What Does Being a Parent Mean to You?
Have you ever wondered what being a parent means to you? Besides being biologically driven by your survival instincts. Besides being put on a familiar and safe social path. Have you ever really stopped to think why you have chosen to bring children into this world and what would happen if you had not been a parent at all?
I know a woman who had her first child when she was 41. She had to go through medical torments and spend a lot of money to have them, but she wanted them with everything she had and now, she feels complete. Still, she cannot describe why.
Last night, Ronit and I watched an Australian film called Not Suitable for Children, a story of Jonah, a young party animal, who find out he is about to lose his fertility and embarks on a crazy mission to have a child. Being generally reckless, it seems odd to everyone around him that he wants to be a parent so much, but bit by bit, we find out.
We thought the movie was beautiful. It was well played, well produced, and despite the expected direction of the plot, managed to deliver a few surprises and include several side topics into the mix, such as the single 40-year-old woman and the lesbian couple.
There is one point where Jonah is asked why he is so desperate to have a child, even though he knows he is too young and has no steady partner. He says something like, "Just before my mum died, she told me she was OK with it, because she had my sister and me and we made her happy. I want that too".
My youngest sister is nearly 13 years younger than I am, so when she was born, I was half way to being an adult. When I was 16, I remember feeling like there was something missing, something that would complete me if I held it in my arms. I knew that something was a baby.
When Ronit was 15, her first nephew was born. He was smart, independent, quick to learn everything and made everyone around him softer and happier. Ronit played with him for hours and loved him with all her heart. Later, when we talked about having children ourselves, she said to me, "I love Adam so much, I wonder what it would be like with my own children. I wonder if it's possible to love them more".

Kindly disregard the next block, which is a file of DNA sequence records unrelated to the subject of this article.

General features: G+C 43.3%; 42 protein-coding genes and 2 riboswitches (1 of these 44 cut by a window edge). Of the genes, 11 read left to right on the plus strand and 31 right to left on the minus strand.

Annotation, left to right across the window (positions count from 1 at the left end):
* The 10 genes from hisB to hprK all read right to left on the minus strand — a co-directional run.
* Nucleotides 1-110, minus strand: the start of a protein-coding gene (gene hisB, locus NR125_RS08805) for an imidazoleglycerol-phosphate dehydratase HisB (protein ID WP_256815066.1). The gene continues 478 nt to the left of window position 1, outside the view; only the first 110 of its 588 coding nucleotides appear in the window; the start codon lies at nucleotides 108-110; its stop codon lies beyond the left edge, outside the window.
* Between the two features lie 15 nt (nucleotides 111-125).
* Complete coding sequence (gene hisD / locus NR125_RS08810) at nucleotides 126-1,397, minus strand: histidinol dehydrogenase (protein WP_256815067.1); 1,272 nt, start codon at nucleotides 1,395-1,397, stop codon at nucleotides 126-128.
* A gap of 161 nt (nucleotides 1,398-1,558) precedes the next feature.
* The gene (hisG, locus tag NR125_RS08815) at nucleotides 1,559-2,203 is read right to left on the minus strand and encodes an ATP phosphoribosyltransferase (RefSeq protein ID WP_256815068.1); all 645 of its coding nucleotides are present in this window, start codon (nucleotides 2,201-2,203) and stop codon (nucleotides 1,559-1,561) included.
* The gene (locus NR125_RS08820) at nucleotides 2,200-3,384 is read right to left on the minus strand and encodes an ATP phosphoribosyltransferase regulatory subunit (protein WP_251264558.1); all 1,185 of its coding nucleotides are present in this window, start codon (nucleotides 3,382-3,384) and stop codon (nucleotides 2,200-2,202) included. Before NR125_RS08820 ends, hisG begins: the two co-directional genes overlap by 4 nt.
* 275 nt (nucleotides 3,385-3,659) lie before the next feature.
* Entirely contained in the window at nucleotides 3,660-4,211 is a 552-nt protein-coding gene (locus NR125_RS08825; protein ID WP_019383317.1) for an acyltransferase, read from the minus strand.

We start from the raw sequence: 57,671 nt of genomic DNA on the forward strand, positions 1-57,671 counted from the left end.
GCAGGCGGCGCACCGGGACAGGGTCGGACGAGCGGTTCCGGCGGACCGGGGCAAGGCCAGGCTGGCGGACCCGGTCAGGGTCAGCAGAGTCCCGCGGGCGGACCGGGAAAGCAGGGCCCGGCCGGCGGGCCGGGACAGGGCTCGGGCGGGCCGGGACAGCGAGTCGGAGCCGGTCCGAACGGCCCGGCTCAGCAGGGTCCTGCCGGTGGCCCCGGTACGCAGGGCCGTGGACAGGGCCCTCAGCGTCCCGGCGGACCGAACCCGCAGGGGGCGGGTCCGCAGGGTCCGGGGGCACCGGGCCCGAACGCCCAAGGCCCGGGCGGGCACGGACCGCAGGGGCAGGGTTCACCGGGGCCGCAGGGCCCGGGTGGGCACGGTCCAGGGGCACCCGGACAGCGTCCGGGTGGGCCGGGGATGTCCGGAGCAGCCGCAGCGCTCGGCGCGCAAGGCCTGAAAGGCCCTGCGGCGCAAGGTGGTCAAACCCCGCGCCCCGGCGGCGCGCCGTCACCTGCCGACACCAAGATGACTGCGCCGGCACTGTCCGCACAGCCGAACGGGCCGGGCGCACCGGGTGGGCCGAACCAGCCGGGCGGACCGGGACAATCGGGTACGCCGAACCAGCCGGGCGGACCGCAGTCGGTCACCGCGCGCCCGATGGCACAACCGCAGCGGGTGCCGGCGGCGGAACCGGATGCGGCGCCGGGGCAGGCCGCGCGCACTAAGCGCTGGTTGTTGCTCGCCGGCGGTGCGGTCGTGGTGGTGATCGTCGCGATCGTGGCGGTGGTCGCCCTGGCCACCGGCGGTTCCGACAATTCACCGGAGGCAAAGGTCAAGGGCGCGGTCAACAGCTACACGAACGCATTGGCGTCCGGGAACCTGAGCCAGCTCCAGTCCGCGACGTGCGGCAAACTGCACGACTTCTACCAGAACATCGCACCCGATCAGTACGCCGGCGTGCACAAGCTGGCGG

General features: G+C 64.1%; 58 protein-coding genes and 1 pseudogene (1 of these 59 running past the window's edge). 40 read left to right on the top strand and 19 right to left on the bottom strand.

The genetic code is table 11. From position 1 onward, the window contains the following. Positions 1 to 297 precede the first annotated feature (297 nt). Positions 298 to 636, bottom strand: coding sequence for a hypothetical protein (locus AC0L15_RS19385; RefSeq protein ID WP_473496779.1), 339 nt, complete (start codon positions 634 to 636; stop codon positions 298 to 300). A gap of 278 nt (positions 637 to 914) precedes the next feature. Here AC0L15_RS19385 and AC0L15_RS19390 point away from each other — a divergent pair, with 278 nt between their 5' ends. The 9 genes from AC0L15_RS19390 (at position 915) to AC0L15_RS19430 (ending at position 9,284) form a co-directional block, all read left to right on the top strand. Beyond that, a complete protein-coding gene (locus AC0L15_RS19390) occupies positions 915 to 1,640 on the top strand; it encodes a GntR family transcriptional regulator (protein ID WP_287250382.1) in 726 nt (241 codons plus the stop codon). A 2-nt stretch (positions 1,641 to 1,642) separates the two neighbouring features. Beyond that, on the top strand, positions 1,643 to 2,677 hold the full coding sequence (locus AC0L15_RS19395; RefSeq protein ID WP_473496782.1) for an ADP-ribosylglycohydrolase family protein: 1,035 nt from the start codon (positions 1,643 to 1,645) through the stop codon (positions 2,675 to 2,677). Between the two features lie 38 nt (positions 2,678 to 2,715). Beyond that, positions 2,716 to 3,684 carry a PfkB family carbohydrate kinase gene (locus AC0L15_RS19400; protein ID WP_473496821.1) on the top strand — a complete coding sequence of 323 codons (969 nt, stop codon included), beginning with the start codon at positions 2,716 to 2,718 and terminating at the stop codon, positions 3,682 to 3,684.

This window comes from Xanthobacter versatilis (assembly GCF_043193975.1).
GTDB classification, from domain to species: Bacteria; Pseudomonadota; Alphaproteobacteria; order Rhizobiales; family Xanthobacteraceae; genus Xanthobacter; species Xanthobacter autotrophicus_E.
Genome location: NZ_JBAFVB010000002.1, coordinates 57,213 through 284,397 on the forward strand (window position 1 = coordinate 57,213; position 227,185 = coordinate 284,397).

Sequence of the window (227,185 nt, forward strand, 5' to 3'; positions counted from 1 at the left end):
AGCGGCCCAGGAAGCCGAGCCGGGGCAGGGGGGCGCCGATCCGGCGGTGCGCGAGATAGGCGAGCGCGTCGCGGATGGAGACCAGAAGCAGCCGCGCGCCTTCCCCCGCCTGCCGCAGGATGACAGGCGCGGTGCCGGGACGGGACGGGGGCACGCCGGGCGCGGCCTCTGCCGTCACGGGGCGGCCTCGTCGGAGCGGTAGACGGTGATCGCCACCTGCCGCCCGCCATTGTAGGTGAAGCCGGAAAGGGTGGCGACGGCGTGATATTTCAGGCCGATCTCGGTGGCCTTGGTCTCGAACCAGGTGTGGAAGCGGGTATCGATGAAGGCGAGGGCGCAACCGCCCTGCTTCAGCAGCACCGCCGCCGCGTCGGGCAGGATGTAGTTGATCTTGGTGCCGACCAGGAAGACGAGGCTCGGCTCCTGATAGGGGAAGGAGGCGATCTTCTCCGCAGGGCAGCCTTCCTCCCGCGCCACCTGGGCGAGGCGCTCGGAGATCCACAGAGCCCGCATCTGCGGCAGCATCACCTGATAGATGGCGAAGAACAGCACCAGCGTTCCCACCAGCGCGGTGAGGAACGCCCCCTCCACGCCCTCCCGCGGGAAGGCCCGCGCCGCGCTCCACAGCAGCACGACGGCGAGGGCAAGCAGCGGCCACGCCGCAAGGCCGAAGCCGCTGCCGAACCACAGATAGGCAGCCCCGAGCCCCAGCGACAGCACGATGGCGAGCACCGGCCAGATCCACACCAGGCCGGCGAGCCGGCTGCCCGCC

When we had Eden, the place in my arms was filled by a warm bundle and Ronit discovered that it was possible to love our own child more than she had ever through possible.
When Eden was 2, she wanted a sister. She would nag about it for ages and play make-believe games about her baby sister. We wanted to take our time. When we finally started trying to have another child, this turned out to be a little more complicated than we had anticipated.
When Eden was 4, Ronit got pregnant after several attempts and carried the baby to term, but he was born with a heart defect and died after 35 hours. We tried again and the baby died of a chord accident on the 8th month of pregnancy.
We were devastated, but determined. We handled the next pregnancy as high risk, suffered through bleeding and extended bed time, and were eventually rewarded with our son Tsoof.
4 years later, we moved to Australia, and wanted to have another child, but we had to wait 12 months for our medical insurance to cover us. Given our history, we were not taking chances. After another year, our daughter Noff was born.
We all arrived at the hospital early in the morning and full of excitement. I went into the operating theater with Ronit and the kids stayed in Ronit's room to wait for us. When Noff had been washed, weighed and wrapped snuggle, we all sat around her, making loving sounds and looking at her with admiring eyes.
This was not the end, because she was born with hip dysplasia and had to suffer through 6 weeks of scratchy harness that made her cry as soon as we put her down, followed by another harness for a few months.
Throughout this journey, I knew I wanted kids, I did my best to have them and to raise them the best I can, but I do not remember ever asking why. That only happened after I learned life coaching and started questioning almost everything in my life.
My conclusion was that being a parent is my way of creating awesome creatures that I will love with all my heart and who will love me back. It was my way of making the world a better place, even a little. It was my way of finding meaning for my life.
There is an exercise in life coaching called "the perfect day", in which the client describes what a perfect day would be like for the, with no limitations whatsoever. There is a similar exercise called "if I were a millionaire". Both of these are meant to free the mind from habitual thoughts, like "I don't have enough money" or "I can't do what I want".
If you do these exercises as a parent, how do your kids fit into the picture?
What does being a parent mean to you?
Please post your answer as a comment below. Anything you write is valid and will be respected. Maybe it will help others figure out their answer too.